When the Karner blue butterfly was listed under the ESA, burning, mowing, and forest harvest (which had maintained savanna) ceased because the activities could have harmed individual butterflies. Savanna habitat began converting to forest through the process of ecological succession. Through a statewide HCP with associated Incidental Take Permit, the DNR can again manage oak savannas for many wildlife species, from Karner Blue butterflies to wild turkeys.

Regulatory tools such as HCPs and CCAAs are valuable to ensure that species recovery can occur, even when management of occupied habitat is necessary.

Across its range, EMR demonstrates considerable plasticity in preferred habitat. It relies on vegetation structure that is found in open or shrubby wetlands, savannas and early successional forests. In the event that the EMR is listed, a cessation of mowing, burning, and forest harvest will likely result in ecological succession and habitat degradation in areas with EMR. As with Karner Blue butterfly habitat, tree canopies would close together and shade the ground, threatening EMR habitat in the one state where this species persists in many viable populations.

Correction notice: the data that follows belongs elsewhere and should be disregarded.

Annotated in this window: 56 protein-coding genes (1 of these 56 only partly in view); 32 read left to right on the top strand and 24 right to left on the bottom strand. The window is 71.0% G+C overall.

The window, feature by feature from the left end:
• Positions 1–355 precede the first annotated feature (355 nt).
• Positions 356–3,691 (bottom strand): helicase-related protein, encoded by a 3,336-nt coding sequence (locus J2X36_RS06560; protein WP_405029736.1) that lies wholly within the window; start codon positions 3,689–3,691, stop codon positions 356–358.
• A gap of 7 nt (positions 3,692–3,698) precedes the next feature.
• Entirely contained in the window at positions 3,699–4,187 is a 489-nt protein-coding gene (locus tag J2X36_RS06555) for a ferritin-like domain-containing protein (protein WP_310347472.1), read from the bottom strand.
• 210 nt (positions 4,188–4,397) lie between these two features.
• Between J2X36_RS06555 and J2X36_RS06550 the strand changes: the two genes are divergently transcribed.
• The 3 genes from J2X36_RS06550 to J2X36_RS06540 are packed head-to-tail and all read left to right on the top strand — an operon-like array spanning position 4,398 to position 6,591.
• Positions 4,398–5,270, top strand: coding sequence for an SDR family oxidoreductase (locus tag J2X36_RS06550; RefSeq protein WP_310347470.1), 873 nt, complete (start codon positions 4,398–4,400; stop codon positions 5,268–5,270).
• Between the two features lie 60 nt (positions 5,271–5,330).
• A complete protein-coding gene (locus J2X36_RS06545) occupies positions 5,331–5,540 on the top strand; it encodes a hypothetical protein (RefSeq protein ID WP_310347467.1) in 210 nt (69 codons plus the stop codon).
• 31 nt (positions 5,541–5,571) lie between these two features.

This Agreement seeks to avoid that outcome. The general management strategy is to identify and minimize threats in management areas or properties at which EMR have either been known to occur or where extensive habitat occurs. Education and outreach efforts are proposed to raise awareness and increase understanding about the species for all stakeholders, reduce persecution or indiscriminate killing, and promote conservation of the species. The conservation goal of this Agreement on the part of the Service, the DNR, the DMVA and other cooperators is to maintain viable populations of EMR by managing and restoring habitat for EMR. This goal is consistent with the Service’s “Candidate Conservation Agreement with Assurances Final Policy” (64 FR 32726, June 17, 1999), revisions to that policy (69 FR 24084: May 3, 2004) and the regulations that implement the policy (69 FR 24084, May 3, 2004).

3) Authority Sections 2, 7, and 10 of the ESA allow the Service to enter into this CCAA with other cooperating partners. Section 2 of the ESA states that encouraging interested parties, through Federal financial assistance and a system of incentives, to develop and maintain conservation programs is a key to safeguarding the Nation’s heritage in fish, wildlife, and plants.

Section 7 of the ESA requires the Service to review programs it administers and utilize such programs in furtherance of the purposes of the ESA. By entering into this CCAA, the Service is utilizing its authority to enter into this type of agreement to further the conservation of the Nation’s fish and wildlife resources.